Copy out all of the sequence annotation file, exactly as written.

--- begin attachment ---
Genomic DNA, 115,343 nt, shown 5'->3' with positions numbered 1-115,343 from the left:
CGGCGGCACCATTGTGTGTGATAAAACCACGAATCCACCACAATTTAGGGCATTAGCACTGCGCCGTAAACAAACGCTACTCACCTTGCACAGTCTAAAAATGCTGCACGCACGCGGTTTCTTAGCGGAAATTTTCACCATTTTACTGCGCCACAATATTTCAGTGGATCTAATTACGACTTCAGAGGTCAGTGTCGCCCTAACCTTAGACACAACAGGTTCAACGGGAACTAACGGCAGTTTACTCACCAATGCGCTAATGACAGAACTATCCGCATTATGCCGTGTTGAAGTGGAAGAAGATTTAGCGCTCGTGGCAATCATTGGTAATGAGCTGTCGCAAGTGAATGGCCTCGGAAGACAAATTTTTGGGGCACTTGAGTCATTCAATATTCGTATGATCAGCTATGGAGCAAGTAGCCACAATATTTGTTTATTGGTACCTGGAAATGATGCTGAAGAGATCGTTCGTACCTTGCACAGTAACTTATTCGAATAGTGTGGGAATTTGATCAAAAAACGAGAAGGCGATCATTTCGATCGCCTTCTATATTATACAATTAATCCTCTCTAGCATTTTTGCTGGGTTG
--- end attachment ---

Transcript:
Genomic DNA, 115,343 nt, shown 5'->3' with positions numbered 1-115,343 from the left:
CGGCGGCACCATTGTGTGTGATAAAACCACGAATCCACCACAATTTAGGGCATTAGCACTGCGCCGTAAACAAACGCTACTCACCTTGCACAGTCTAAAAATGCTGCACGCACGCGGTTTCTTAGCGGAAATTTTCACCATTTTACTGCGCCACAATATTTCAGTGGATCTAATTACGACTTCAGAGGTCAGTGTCGCCCTAACCTTAGACACAACAGGTTCAACGGGAACTAACGGCAGTTTACTCACCAATGCGCTAATGACAGAACTATCCGCATTATGCCGTGTTGAAGTGGAAGAAGATTTAGCGCTCGTGGCAATCATTGGTAATGAGCTGTCGCAAGTGAATGGCCTCGGAAGACAAATTTTTGGGGCACTTGAGTCATTCAATATTCGTATGATCAGCTATGGAGCAAGTAGCCACAATATTTGTTTATTGGTACCTGGAAATGATGCTGAAGAGATCGTTCGTACCTTGCACAGTAACTTATTCGAATAGTGTGGGAATTTGATCAAAAAACGAGAAGGCGATCATTTCGATCGCCTTCTATATTATACAATTAATCCTCTCTAGCATTTTTGCTGGGTTG